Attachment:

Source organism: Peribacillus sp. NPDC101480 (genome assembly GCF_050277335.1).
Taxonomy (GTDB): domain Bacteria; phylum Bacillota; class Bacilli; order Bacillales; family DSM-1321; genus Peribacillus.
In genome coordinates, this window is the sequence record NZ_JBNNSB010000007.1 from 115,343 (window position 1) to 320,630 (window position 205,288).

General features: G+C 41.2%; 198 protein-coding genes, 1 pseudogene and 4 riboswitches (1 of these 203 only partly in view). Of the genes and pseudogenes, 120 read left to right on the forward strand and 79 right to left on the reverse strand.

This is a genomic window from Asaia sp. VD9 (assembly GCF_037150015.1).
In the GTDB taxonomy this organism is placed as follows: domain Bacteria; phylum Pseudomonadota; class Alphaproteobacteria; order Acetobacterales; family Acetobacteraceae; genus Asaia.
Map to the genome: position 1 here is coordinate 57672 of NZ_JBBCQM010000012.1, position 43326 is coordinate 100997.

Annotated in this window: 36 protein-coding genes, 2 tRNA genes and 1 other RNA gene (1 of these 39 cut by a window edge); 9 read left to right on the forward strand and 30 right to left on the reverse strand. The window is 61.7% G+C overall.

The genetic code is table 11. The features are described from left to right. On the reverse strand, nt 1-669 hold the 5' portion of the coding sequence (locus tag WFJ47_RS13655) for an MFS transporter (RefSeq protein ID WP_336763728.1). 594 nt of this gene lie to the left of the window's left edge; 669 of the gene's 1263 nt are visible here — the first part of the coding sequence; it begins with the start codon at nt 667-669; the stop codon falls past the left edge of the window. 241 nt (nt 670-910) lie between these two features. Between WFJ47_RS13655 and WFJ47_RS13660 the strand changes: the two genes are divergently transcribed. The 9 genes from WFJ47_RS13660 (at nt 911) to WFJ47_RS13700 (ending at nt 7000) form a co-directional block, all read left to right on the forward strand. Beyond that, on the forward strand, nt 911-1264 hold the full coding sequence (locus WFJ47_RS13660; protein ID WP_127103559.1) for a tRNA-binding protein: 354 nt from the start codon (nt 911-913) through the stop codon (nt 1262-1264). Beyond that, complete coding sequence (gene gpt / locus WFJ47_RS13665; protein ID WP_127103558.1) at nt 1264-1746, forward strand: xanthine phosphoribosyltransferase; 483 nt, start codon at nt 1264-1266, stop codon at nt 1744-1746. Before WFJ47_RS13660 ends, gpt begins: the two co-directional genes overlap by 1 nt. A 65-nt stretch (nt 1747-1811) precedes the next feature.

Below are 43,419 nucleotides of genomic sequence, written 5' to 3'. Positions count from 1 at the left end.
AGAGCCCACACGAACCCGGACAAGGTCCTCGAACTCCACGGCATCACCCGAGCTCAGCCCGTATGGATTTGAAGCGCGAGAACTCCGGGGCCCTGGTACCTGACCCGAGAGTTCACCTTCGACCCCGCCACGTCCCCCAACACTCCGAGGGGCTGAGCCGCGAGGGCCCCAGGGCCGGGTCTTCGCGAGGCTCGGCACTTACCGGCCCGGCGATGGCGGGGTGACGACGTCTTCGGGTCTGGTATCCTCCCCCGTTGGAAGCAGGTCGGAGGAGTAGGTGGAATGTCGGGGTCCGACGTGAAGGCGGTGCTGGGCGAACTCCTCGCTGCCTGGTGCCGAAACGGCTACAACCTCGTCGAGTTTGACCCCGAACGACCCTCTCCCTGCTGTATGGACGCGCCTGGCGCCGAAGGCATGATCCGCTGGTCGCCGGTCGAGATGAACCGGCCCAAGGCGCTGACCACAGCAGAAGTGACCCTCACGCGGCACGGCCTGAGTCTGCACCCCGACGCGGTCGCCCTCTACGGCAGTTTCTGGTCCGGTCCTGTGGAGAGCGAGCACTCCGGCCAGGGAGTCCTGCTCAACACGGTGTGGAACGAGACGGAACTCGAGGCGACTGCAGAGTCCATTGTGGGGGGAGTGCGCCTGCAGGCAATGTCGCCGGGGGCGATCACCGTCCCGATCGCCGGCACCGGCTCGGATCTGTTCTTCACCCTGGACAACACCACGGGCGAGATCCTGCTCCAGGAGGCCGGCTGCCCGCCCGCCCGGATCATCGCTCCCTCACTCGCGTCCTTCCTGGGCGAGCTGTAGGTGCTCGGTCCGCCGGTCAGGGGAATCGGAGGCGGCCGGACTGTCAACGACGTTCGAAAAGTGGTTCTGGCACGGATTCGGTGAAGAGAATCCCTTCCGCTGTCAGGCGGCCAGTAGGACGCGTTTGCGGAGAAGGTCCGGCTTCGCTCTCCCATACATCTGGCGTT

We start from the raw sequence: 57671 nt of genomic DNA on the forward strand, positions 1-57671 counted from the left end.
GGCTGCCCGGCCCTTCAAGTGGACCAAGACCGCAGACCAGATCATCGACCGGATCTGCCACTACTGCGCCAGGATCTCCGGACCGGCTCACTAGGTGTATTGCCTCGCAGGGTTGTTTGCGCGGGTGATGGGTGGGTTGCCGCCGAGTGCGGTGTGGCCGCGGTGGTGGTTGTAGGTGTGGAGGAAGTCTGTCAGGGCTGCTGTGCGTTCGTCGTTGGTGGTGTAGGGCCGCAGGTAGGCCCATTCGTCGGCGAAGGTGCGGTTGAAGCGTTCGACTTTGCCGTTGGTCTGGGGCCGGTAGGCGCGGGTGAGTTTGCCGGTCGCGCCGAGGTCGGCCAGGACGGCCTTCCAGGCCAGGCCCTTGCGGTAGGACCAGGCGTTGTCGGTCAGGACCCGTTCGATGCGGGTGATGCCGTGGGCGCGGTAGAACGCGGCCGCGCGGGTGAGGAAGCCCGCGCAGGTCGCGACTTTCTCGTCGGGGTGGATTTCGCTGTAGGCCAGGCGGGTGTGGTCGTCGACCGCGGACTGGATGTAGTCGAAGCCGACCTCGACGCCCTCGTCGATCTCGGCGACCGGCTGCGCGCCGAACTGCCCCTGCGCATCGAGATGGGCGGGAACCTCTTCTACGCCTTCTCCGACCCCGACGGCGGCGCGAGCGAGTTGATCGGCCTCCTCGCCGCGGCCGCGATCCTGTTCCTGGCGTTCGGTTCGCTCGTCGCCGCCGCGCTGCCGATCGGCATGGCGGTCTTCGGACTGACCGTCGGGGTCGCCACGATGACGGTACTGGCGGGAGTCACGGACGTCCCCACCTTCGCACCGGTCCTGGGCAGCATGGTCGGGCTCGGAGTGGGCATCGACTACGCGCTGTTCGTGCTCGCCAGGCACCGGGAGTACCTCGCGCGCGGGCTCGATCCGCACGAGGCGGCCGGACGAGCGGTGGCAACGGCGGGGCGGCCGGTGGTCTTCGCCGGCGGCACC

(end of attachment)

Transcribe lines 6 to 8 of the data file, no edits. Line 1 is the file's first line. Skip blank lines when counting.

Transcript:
In the GTDB taxonomy this organism is placed as follows: domain Bacteria; phylum Pseudomonadota; class Alphaproteobacteria; order Acetobacterales; family Acetobacteraceae; genus Asaia.
Map to the genome: position 1 here is coordinate 57672 of NZ_JBBCQM010000012.1, position 43326 is coordinate 100997.

Annotated in this window: 36 protein-coding genes, 2 tRNA genes and 1 other RNA gene (1 of these 39 cut by a window edge); 9 read left to right on the forward strand and 30 right to left on the reverse strand. The window is 61.7% G+C overall.